22. Ivan Kotliarevs'kyi (1769-1838)
St. Petersburg: M. Parpura, 1798.
Kotliarevs'kyi's travesty of Virgil's Aeneid follows in the tradition of existing 17th and 18th century parodies of the epic, including those by Paul Scarron, Aloys Blumauer, and Nikolai Osipov and Aleksandr Kotel'nitskii. The innovative aspect of the work lies in its use of the Ukrainian vernacular, a new verse form, and careful attention to ethnographic detail.
Bayard L. Kilgour, Jr. Fund, December 1971.
23. Ivan Kotliarevs'kyi (1769-1838)
Publication of the work's first three parts in St. Petersburg in 1798 was funded by M. Parpura, but appeared without the author's consent. In subsequent parts of the book Kotliarevs'kyi, angry at the publisher, included him in the scene of hell. Part four appeared in 1809. Parts five and six appeared around 1820, but the first full edition of the work (with a glossary) was published only after his death, in Kharkiv in 1842.
Gift of Omeljan Pritsak, February 1971.
24. Ievhen Hrebinka, ed. (1812-1848)
St. Petersburg, 1841.
Hrebinka compiled this rare almanac that contains works by Hryhorii Kvitka-Osnov'ianenko, Panteleimon Kulish, and others. The almanac includes Taras Shevchenko's poem Na vichnu pamiat' Kotliarevs'komu (To the Eternal Memory of Ivan Kotliarevs'kyi). In his poem, Shevchenko compares Kotliarevs'kyi to a nightingale. He reveals the powerful role that the poet plays in the spiritual and national life of the Ukrainian people.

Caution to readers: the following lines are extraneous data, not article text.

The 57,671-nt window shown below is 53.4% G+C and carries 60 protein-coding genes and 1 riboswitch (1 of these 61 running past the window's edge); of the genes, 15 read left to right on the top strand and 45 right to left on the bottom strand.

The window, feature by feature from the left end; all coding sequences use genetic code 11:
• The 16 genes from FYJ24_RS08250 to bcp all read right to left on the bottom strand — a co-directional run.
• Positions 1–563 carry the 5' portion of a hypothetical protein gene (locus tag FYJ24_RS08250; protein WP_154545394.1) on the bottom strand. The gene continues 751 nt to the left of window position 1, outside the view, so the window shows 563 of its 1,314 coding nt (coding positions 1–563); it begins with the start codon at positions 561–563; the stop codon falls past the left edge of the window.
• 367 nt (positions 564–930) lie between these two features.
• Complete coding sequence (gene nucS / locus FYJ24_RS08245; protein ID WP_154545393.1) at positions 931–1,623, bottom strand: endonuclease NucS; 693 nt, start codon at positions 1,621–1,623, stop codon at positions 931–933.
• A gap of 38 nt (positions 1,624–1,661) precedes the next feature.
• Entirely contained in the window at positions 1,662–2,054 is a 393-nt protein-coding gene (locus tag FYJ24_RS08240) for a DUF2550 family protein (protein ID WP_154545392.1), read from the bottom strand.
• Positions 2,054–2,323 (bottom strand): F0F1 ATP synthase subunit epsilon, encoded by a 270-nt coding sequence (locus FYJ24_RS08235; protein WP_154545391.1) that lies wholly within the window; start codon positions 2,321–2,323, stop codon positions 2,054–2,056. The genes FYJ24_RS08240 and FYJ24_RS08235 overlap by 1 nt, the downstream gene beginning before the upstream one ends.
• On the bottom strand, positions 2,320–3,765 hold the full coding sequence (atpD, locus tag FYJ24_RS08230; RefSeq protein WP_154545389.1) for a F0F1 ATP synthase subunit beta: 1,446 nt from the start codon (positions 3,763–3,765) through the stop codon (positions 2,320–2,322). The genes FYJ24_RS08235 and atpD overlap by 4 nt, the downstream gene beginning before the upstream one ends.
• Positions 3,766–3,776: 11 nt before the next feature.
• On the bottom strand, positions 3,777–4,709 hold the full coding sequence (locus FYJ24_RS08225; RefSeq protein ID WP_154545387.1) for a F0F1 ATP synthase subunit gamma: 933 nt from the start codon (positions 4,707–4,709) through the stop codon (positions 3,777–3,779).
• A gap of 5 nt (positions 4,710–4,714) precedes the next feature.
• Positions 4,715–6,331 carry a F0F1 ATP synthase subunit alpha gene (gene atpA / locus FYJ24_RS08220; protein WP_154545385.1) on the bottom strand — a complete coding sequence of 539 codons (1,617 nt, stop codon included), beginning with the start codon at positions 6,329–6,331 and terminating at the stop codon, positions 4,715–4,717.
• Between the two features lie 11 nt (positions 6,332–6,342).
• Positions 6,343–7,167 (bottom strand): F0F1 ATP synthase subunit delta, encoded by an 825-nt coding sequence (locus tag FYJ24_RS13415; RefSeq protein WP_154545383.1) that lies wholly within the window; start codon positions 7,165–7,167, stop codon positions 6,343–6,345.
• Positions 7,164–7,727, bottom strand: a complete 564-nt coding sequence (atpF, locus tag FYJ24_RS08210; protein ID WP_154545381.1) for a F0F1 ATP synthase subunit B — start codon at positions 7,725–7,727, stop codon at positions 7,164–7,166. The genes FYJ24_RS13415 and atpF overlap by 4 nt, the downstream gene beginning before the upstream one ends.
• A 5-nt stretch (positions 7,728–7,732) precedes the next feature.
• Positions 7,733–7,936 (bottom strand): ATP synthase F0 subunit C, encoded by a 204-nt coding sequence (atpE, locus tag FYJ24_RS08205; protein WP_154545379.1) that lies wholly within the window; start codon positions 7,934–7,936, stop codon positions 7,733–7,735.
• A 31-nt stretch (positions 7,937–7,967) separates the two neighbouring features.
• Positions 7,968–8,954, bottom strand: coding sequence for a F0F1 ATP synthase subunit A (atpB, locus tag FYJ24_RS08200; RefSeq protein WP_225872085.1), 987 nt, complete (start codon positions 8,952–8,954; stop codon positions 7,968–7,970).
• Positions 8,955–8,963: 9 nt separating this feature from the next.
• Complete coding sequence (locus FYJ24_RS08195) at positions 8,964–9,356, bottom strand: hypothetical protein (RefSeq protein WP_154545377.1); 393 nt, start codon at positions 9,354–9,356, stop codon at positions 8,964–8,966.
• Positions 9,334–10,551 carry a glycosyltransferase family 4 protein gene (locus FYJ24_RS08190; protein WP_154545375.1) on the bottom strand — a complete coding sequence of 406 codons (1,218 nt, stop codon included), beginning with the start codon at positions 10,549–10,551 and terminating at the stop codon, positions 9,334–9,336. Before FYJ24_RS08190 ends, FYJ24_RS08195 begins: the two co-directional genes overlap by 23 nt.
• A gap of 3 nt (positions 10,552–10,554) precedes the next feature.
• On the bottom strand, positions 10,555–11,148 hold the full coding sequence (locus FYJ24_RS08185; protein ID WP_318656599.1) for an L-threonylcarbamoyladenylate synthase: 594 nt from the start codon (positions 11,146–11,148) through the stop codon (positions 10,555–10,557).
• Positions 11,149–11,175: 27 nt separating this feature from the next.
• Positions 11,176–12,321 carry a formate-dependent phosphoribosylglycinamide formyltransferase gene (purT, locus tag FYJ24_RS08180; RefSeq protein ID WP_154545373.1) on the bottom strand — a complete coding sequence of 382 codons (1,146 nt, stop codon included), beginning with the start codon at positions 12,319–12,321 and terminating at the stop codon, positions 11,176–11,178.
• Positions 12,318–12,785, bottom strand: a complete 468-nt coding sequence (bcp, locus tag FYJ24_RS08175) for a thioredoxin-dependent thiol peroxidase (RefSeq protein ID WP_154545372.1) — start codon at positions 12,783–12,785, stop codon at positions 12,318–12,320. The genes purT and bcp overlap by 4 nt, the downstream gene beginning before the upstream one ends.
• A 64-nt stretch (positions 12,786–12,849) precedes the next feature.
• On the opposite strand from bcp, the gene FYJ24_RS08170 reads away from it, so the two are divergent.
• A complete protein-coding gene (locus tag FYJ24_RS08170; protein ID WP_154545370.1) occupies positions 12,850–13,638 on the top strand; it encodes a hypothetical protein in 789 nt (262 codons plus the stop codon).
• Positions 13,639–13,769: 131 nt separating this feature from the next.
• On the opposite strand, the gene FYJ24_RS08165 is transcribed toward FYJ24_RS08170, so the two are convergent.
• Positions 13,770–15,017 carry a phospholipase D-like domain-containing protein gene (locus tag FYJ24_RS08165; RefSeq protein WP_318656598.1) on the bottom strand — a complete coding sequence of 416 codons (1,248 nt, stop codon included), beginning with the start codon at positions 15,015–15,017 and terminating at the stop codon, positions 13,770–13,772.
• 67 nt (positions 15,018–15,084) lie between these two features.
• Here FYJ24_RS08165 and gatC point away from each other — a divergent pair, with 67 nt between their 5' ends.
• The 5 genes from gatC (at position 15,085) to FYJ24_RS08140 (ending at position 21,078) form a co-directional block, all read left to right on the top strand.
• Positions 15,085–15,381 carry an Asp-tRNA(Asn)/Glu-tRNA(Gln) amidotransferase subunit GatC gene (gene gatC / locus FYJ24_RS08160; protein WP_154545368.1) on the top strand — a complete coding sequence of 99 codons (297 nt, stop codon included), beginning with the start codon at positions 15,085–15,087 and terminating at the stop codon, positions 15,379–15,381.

Bayard L. Kilgour, Jr. Fund and the Ukrainian Studies Fund, June 1973.
25. Ivan Kotliarevs'kyi (1769-1838)
St. Petersburg, 1862.
Shevchenko's illustration of Kotliarevs'kyi's home in Poltava. Kotliarevs'kyi (1769-1838) also wrote the plays Natalka Poltavka (Natalka from Poltava) and Moskal'-Charivnyk (The Muscovite-Sorcerer) which were both written for and performed at the Poltava Theater under his artistic directorship.
Gift from the Library of Bohdan and Neonila Krawciw, November 1979.
26. Taras Shevchenko (1814-1861)
St. Petersburg: E. Fisher, 1840.
In 1840, Shevchenko, the national bard of Ukraine, published his first collection of poems.
Bayard L. Kilgour, Jr. Fund, September 1968.
27. Iakiv Kukharenko (1799-1862)
Eneida inspired a number of imitations including Kukharenko's Khar'ko Zaporozhs'kyi Koshovyi (Kharko, A Zaporozhian Chief), a mock-heroic poem that imitates Kotliarevs'kyi's plot.
Courtesy of Widener Library.
28. Literaturno-naukovyi vistnyk
(Literary Scientific Herald)
This journal was founded in 1898 on the initiative of Mykhailo Hrushevs'kyi together with Ivan Franko and Volodymyr Hnatiuk. Published in L'viv (1898-1906, 1922-32) and in Kyiv (1907-14, 1917-19), it became an important medium for Ukrainian literature and political discussion. This issue marks the 100 year anniversary of Kotliarevs'kyi's Eneida.
Courtesy of Widener Library.